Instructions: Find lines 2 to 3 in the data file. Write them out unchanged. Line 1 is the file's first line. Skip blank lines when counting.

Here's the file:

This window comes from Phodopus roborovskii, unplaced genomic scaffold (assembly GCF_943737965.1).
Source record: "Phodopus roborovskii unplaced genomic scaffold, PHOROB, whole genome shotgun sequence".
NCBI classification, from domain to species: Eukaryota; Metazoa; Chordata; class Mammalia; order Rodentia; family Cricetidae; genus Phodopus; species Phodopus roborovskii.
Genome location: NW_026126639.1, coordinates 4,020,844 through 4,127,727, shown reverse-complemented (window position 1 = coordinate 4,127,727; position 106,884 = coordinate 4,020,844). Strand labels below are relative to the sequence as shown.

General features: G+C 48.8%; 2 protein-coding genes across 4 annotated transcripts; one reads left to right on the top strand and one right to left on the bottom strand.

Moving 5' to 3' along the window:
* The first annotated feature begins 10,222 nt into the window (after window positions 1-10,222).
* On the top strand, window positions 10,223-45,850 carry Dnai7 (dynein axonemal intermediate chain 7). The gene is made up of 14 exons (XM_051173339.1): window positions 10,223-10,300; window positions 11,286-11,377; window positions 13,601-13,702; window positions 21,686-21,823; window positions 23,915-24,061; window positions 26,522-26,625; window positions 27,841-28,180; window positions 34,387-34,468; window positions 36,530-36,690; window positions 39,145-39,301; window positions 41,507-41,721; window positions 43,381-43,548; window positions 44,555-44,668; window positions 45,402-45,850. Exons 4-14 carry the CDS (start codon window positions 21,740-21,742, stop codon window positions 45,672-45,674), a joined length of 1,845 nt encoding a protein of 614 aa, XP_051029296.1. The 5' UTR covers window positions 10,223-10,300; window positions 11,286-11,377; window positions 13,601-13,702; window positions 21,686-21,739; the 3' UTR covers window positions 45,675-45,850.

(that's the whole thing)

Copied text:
Source record: "Phodopus roborovskii unplaced genomic scaffold, PHOROB, whole genome shotgun sequence".
NCBI classification, from domain to species: Eukaryota; Metazoa; Chordata; class Mammalia; order Rodentia; family Cricetidae; genus Phodopus; species Phodopus roborovskii.